People often talk about the darkness in Roald Dahl’s children’s books – and it’s true, he doesn’t hold back on references to bullying, poverty, death, and the dangers of being addicted to chewing gum. What’s talked about less often, though, is how much the darkness is balanced by Dahl’s jovial, conversational tone, Quentin Blake’s cheery, scribbly drawings, and the warm, loving parental figures that their young characters invariably meet. These vital ingredients ensure that however scary Dahl’s stories can get, no one is going to be traumatised by them. The same can’t be said of the latest adaptation of his work, Roald Dahl’s Matilda the Musical, which premiered at the London Film Festival on Wednesday. As close to Stephen King as it is to Dahl, it’s only a couple of tweaks away from being the year’s most disturbing gothic horror movie.
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The musical, written by Dennis Kelly, with songs by Tim Minchin, was first staged in Stratford-upon-Avon in 2010, and has been running in London’s West End since 2011. Its original director was Matthew Warchus, and he directs the film, too, but he doesn’t make the common stage-to-screen mistake of recreating the live show moment by moment. Quite the opposite. He seems determined to make use of every cinematic technique possible, so he bombards the viewer with quick cuts, visual effects, elaborate stunts, complicated production numbers, countless locations, and – what the hell – a random giraffe.
Again, these painstaking visuals are preferable to a musical film in which the director simply points the camera at a stage for two hours. But it’s hard to settle into the story when you’re being battered by constant reminders that you’re watching a film rather than a play. To be fair, not all of the in-your-face intensity comes from Warchus’s direction. Thanks to some crafty restructuring by Kelly, there is nothing tangential or casual about the plotting. Every one of the novel’s key episodes has been intertwined, and every one of its quiet, thoughtful interludes has been removed. Minchin’s wordy songs have that relentlessness, too: they tend to convey more about how clever he is than they do about the characters’ feelings. But, even accounting for the musical’s book and music, it does feel as if Warchus has made every aspect of the production as full-on as possible – and that includes the nastiness.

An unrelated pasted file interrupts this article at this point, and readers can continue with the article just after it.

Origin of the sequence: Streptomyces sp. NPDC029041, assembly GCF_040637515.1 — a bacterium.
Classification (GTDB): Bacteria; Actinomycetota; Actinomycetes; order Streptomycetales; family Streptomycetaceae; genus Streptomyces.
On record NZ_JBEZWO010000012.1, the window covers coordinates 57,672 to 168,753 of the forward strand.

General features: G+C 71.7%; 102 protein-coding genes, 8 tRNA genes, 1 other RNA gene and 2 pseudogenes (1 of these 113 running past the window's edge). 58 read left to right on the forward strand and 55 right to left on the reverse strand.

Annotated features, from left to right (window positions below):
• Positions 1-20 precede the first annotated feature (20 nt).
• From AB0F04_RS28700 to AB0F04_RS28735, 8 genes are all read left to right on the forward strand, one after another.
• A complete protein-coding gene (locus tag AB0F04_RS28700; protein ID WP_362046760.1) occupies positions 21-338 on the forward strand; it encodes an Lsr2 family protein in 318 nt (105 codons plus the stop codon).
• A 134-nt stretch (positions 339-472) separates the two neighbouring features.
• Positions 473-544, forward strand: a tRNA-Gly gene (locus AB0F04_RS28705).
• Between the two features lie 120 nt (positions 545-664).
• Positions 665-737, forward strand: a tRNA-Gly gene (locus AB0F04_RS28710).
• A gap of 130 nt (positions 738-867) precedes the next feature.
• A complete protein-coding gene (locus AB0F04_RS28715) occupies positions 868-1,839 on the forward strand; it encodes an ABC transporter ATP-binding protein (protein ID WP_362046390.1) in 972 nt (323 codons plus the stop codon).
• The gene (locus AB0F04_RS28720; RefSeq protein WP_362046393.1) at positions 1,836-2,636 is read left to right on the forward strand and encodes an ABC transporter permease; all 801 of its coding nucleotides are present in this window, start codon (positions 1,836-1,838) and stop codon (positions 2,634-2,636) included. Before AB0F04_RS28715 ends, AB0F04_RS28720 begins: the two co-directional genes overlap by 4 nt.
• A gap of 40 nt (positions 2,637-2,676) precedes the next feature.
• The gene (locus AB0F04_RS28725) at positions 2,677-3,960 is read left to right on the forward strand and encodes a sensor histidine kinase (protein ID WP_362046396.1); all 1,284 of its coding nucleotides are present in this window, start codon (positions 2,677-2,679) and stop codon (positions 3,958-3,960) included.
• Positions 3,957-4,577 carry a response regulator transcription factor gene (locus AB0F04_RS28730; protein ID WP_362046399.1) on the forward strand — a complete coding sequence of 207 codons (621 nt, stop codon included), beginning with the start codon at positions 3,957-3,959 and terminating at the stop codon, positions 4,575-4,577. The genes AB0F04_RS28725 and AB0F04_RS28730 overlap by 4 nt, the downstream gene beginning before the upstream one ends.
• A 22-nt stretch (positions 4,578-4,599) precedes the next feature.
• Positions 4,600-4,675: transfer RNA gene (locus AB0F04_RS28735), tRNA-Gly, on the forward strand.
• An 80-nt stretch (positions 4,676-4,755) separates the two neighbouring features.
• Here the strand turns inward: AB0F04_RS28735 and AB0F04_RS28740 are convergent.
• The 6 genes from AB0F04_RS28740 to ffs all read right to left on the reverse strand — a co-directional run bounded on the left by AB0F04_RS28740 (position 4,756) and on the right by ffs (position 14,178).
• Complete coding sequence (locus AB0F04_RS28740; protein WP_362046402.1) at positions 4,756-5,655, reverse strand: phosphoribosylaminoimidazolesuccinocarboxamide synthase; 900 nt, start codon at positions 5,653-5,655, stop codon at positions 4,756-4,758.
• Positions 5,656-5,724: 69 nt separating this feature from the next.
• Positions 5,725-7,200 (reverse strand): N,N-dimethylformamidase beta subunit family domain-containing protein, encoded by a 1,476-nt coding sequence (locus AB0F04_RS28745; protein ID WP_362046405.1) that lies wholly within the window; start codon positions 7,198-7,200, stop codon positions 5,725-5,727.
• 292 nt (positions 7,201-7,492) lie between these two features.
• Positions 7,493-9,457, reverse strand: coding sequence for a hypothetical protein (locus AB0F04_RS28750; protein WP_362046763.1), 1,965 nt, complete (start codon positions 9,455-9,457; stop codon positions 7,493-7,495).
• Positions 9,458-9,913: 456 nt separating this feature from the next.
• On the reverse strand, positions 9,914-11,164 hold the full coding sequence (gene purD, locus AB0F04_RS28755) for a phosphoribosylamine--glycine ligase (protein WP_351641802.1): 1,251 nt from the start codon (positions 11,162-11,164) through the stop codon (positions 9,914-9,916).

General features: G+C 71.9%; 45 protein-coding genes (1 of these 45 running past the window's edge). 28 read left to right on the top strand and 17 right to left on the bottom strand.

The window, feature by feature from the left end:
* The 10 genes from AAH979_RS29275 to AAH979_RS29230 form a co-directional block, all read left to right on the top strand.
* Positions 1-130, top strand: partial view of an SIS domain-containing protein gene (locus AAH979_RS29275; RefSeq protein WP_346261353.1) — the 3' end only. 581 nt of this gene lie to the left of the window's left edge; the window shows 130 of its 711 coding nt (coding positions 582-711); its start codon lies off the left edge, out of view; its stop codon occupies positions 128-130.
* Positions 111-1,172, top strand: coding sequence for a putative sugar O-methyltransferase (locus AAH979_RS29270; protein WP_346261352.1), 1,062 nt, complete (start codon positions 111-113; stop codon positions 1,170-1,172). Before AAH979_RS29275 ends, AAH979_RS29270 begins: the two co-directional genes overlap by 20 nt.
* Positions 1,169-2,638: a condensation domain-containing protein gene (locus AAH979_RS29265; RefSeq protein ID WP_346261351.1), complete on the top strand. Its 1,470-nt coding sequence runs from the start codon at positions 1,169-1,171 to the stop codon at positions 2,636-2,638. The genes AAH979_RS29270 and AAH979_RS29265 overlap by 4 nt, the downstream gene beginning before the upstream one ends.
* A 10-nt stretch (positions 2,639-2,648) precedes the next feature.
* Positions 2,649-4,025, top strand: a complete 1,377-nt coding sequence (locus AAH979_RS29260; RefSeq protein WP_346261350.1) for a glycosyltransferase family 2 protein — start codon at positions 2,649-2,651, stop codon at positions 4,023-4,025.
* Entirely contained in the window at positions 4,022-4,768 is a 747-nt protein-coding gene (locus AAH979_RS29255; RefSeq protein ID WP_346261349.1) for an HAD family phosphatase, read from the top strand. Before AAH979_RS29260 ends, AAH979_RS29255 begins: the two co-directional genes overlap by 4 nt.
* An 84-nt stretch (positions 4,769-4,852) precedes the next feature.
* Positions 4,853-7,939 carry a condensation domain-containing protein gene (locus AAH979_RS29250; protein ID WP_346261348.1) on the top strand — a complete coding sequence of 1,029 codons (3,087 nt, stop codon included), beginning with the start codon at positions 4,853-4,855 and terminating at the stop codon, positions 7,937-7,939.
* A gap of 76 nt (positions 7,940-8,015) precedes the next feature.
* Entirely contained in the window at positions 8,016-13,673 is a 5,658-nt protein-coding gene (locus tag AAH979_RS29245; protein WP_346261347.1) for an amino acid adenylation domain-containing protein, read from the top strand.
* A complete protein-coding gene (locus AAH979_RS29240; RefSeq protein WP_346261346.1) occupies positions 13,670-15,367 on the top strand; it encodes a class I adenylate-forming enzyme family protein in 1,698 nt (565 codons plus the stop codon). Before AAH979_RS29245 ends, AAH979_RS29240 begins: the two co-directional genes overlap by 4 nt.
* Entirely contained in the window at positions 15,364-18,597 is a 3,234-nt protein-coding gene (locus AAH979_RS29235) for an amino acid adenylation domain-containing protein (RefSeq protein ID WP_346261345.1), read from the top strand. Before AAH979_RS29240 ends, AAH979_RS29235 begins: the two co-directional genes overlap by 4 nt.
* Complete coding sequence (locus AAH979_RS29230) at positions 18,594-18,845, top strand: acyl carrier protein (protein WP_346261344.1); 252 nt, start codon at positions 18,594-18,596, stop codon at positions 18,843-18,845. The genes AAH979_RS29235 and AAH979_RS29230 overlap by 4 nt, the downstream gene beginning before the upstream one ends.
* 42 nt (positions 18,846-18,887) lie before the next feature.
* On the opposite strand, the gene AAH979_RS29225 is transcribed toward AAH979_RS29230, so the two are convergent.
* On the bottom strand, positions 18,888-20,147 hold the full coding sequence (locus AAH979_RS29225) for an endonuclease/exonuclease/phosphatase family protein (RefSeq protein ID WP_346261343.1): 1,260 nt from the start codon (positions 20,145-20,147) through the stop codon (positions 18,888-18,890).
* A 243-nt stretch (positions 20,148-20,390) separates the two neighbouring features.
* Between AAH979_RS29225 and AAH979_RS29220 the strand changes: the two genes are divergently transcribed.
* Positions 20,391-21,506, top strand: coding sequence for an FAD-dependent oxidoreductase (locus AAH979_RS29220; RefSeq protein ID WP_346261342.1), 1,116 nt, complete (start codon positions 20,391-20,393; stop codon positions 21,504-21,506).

It’s there at the start when we meet Matilda’s uncaring parents, the Wormwoods, played by Stephen Graham and Andrea Riseborough. In some ways, Dahl’s writing has been updated for today’s sensibilities, hence the racially diverse cast, including Lashana Lynch as the kindly Miss Honey. But that updating hasn’t extended as far as the film’s attitude towards the working class. The Wormwoods are even more tasteless and stupid than they were in the novel, and Riseborough’s gurning caricature of a bottle-blonde common-as-muck harridan is too condescending to be funny. The most striking difference between the Wormwoods and their daughter isn’t that she is a once-in-a-century genius with latent telekinetic powers, but that she sounds middle class and they don’t.
The nastiness intensifies when Matilda (Alisha Weir) arrives at Crunchem Hall, the forbidding, prison-like, yet weirdly popular school run by the sadistic Miss Trunchbull. (It’s understandable that the Wormwoods don’t care that their daughter’s education is overseen by a psychopath, but it’s odd that hundreds of other local parents go along with it.) The film then becomes a remake of The Great Escape in which the Nazi officers are replaced by Frankenstein’s monster. Skilfully played by Emma Thompson under a tonne of seamless prosthetic make-up, Trunchbull is both horribly evil and strangely pathetic. What she isn’t, for most of the film, is any fun. As for Matilda, she isn’t the modest, studious girl from Dahl’s novel, but a scowling, defiant, hands-on-hips rebel from day one. Weir is well cast as the firebrand revolutionary, but her intense glare is a bit too intense. By the end of the film, I was more frightened of her than I was of Trunchbull.
Some of the nastiness is delicious. The signs around the school saying, “None of You Are Special” and “You Are All Maggots” raise a smile, as do Matilda’s lovably upbeat classmates. But it is extraordinary how melodramatic and sinister the film’s second half gets. Did it really need quite so much anger and cruelty, so much splattering mud and drenching rain, and so many shots of people in tearful despair? Did Crunchem Hall’s pupils have to endure quite so much emotional scarring? I wish that Warchus had remembered what Matilda tells Miss Honey in the novel: “Children are not so serious as grown-ups and they love to laugh.”
Well, if they watch Matilda the Musical, they will laugh, but they may well scream and cry, too. Nervous youngsters should probably stick to the book or to Danny DeVito’s 1996 film of it. For that matter, so should nervous adults.